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Year 2018
September 2018

Home visits make life much easier for mum and caregiver daughter

22 Sep 2017

Dr Erwin Francisco, resident physician at Dover Park Hospice, and staff nurse Zhao Meijuan attending to Mrs Monica Fernandez in her own home. Since joining Programme Dignity last year, Mrs Fernandez and her daughter, who cares for her, have not needed to call an ambulance as often, as a team of doctors, nurses and medical social workers make home visits a few times a month. ST PHOTO: JAMIE KOH

Sue-Ann Tan, The Straits Times – Every time her mother needed to go to a medical appointment, Ms Dora Fernandez, 65, had to call an ambulance, costing about $90 for a two-way trip.

Her mother, Mrs Monica Fernandez, 89, suffers from advanced dementia. She was diagnosed about 20 years ago and slowly declined until she lost the ability to walk in 2015.

Unable to carry her mother out of the flat and down the stairs, Ms Fernandez had to depend on ambulance staff to ferry her to and from appointments.

However, since joining Programme Dignity last year, Ms Fernandez and her mother have not needed to call an ambulance as often. Instead, a team of doctors, nurses and medical social workers visit her home a few times a month to conduct checks on her mother.

“Instead of calling an ambulance, going to various places and waiting for consultation, which greatly stresses my mother, the team comes right here to help her. It is very personal care and it really makes things better for us.”

To care for her mother, Ms Fernandez retired from her civil service job about a decade ago, after the death of her father, who had been taking care of his wife, sometimes putting aside his own needs to do so.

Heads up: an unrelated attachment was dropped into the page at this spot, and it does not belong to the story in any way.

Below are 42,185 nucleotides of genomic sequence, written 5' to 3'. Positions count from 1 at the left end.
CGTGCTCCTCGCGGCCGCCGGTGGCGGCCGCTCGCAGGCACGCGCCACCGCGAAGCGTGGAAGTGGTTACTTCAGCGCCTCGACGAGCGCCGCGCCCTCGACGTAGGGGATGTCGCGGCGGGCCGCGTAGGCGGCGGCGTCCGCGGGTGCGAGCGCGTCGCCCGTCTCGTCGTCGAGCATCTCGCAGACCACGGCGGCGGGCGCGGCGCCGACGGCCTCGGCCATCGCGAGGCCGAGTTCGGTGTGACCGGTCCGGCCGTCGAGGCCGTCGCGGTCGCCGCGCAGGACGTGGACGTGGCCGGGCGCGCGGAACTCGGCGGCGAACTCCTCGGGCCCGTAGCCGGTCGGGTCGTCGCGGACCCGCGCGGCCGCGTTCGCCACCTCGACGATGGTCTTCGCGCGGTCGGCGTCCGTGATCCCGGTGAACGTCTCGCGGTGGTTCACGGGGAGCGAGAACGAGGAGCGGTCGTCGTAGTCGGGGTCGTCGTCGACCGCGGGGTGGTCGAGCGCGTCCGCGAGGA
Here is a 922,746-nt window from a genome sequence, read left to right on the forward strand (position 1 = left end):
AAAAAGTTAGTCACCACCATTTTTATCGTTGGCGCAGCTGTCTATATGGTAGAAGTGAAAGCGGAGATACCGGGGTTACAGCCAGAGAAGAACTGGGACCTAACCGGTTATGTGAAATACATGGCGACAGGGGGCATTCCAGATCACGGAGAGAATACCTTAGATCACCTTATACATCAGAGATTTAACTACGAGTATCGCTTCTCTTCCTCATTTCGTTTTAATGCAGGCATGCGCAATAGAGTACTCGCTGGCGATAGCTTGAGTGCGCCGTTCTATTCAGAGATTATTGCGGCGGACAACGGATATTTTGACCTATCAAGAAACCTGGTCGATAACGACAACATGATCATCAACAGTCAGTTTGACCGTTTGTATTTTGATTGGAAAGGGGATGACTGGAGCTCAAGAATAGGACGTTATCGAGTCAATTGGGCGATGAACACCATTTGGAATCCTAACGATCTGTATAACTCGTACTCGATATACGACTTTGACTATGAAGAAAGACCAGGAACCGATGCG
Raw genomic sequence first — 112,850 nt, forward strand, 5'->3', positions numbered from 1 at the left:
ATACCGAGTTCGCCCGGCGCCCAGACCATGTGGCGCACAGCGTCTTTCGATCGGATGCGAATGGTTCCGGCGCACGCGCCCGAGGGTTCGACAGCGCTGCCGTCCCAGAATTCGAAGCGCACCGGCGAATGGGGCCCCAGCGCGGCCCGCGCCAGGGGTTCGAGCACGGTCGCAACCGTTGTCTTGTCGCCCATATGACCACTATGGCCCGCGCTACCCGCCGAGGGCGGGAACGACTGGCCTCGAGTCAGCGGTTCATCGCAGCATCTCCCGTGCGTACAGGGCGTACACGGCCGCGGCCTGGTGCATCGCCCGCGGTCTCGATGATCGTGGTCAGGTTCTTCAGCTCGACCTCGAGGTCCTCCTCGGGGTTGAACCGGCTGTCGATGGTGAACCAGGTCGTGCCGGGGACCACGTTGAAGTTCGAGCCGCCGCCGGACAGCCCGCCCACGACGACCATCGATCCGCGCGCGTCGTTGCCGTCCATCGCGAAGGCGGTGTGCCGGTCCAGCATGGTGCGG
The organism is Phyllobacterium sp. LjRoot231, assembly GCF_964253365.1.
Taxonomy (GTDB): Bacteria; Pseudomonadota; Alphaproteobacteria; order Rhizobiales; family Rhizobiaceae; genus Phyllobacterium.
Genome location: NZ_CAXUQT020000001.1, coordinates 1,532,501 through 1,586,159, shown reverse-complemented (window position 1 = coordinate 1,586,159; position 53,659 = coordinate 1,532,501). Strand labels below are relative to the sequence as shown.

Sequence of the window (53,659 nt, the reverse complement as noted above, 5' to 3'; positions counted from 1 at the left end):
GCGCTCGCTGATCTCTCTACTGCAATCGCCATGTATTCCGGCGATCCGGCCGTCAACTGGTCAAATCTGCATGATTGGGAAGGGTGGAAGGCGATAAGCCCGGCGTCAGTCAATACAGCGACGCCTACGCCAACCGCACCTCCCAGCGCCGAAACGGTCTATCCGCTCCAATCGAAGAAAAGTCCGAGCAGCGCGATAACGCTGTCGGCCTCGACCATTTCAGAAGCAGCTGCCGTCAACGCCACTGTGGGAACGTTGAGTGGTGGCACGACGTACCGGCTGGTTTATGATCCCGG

She deals with her mother’s condition full-time, with help now from a domestic worker and her sister. “Sometimes it was very hard to know what to do,” she recalled. “My mother would be anxious, stressed or suddenly listless like she was almost unconscious and I didn’t know how to cope with it.”

Her mother would also be unable to sleep for a few days and had difficulty eating. She also counts aloud when she is anxious.

“It can be frightening for me when she has problems, like waking up at night and saying she’s in pain,” said Ms Fernandez.

“But now I know I have someone to call all day, every day. I can get advice and reassurance from the team. I don’t have to panic.”

Since her mother joined the programme, she has been in mostly stable condition and feels more comfortable, says Ms Fernandez.

“She used to keep saying, ‘Why am I suffering?’ She doesn’t say that any more,” Ms Fernandez added, with a smile.

She is comfortable at home, and the medical team has helped keep her there.

Source: Home visits make life much easier for mum and caregiver daughter, The Straits Times © Singapore Press Holdings Limited. Reprinted with permission.

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